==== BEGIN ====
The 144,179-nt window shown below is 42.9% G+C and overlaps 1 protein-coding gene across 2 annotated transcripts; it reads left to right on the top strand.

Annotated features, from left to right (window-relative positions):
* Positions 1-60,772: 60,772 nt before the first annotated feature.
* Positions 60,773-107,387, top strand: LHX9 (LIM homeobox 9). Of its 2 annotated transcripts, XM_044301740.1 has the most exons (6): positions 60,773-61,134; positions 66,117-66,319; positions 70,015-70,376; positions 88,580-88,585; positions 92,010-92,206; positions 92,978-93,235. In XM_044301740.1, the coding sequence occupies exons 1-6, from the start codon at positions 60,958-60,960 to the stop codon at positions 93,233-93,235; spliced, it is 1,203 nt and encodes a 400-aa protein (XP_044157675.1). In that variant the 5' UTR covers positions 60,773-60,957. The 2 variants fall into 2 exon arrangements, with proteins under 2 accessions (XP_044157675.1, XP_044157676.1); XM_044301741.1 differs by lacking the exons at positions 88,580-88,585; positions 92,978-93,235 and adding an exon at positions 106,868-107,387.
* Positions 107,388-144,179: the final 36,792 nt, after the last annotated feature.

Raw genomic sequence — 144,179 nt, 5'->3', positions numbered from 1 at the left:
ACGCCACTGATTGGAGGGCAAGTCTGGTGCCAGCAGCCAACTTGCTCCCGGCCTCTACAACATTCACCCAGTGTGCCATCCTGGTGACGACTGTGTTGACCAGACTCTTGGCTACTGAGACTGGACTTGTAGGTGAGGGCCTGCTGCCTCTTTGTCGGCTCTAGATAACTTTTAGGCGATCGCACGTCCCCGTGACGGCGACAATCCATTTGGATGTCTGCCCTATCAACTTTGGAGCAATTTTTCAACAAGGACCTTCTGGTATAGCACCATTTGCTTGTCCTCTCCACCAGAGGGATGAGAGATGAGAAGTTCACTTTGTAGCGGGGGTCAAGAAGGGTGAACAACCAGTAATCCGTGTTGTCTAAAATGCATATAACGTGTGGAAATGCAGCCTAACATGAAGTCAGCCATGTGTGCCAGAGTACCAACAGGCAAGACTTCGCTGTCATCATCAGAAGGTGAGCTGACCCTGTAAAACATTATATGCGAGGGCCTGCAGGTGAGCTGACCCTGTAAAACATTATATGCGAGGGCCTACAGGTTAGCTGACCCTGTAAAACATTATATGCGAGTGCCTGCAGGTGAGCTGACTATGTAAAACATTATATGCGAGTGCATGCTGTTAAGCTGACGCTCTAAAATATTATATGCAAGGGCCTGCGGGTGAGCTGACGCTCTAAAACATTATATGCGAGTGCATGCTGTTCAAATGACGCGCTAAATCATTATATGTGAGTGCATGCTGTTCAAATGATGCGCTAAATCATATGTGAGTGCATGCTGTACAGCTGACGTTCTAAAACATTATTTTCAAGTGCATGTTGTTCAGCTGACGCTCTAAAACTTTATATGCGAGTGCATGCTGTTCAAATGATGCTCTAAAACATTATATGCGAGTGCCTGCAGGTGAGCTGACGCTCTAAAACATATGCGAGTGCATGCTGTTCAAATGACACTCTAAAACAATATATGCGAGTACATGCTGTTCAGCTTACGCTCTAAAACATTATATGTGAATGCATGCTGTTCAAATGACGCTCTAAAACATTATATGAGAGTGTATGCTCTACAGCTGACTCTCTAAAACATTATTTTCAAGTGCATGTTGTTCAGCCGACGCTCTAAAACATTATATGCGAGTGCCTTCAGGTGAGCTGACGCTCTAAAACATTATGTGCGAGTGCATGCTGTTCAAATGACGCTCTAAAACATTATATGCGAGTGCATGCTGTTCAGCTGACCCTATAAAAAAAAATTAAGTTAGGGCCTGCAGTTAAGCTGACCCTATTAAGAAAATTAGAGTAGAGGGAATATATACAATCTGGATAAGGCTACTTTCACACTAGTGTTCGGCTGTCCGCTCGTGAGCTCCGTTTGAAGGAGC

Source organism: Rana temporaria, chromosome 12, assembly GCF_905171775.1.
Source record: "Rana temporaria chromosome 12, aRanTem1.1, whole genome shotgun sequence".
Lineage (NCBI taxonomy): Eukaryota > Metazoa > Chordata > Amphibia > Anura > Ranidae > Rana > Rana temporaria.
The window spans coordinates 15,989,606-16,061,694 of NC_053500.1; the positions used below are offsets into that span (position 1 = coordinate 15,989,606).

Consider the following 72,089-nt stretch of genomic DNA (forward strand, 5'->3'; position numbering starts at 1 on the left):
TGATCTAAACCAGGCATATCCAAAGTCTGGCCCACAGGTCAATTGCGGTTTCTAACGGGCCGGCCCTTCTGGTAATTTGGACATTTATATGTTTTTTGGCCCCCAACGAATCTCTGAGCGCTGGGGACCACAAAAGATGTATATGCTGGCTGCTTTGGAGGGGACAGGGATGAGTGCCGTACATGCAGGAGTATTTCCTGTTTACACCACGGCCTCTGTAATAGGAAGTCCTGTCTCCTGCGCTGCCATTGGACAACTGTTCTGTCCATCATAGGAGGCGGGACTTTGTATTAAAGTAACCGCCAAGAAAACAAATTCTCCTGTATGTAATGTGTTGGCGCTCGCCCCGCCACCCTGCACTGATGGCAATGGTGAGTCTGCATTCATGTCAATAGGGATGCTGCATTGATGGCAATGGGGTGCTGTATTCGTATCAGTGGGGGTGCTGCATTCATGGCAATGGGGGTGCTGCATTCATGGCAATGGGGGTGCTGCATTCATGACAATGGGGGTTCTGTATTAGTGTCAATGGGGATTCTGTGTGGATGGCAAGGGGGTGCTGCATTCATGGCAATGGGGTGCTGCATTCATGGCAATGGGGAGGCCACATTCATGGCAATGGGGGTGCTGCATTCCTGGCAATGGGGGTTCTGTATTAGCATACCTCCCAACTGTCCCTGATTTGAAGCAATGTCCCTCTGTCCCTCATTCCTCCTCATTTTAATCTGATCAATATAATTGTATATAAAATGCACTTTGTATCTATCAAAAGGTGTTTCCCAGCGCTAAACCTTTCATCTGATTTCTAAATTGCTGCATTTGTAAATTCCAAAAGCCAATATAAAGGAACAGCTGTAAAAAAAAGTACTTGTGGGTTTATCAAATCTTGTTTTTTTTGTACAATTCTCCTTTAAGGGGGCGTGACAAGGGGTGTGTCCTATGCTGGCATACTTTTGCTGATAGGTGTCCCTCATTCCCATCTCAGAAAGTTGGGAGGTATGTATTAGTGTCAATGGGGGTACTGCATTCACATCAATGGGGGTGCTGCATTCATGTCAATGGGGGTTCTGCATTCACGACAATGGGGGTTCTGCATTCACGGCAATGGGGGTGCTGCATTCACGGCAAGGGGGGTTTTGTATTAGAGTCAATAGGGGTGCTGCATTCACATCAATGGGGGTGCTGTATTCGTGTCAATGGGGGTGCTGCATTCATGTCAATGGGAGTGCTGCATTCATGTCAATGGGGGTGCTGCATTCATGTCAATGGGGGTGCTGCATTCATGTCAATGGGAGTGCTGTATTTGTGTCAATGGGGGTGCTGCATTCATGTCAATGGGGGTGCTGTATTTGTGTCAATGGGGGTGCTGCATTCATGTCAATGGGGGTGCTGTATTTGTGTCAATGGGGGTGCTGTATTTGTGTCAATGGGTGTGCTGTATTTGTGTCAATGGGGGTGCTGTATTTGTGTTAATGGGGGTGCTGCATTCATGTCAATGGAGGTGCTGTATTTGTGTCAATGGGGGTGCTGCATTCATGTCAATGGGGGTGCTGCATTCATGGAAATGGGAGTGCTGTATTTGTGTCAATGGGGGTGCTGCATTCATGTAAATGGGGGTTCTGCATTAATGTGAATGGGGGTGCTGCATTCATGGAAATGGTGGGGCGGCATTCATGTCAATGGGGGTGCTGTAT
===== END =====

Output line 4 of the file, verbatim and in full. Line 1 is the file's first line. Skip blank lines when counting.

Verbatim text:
* Positions 60,773-107,387, top strand: LHX9 (LIM homeobox 9). Of its 2 annotated transcripts, XM_044301740.1 has the most exons (6): positions 60,773-61,134; positions 66,117-66,319; positions 70,015-70,376; positions 88,580-88,585; positions 92,010-92,206; positions 92,978-93,235. In XM_044301740.1, the coding sequence occupies exons 1-6, from the start codon at positions 60,958-60,960 to the stop codon at positions 93,233-93,235; spliced, it is 1,203 nt and encodes a 400-aa protein (XP_044157675.1). In that variant the 5' UTR covers positions 60,773-60,957. The 2 variants fall into 2 exon arrangements, with proteins under 2 accessions (XP_044157675.1, XP_044157676.1); XM_044301741.1 differs by lacking the exons at positions 88,580-88,585; positions 92,978-93,235 and adding an exon at positions 106,868-107,387.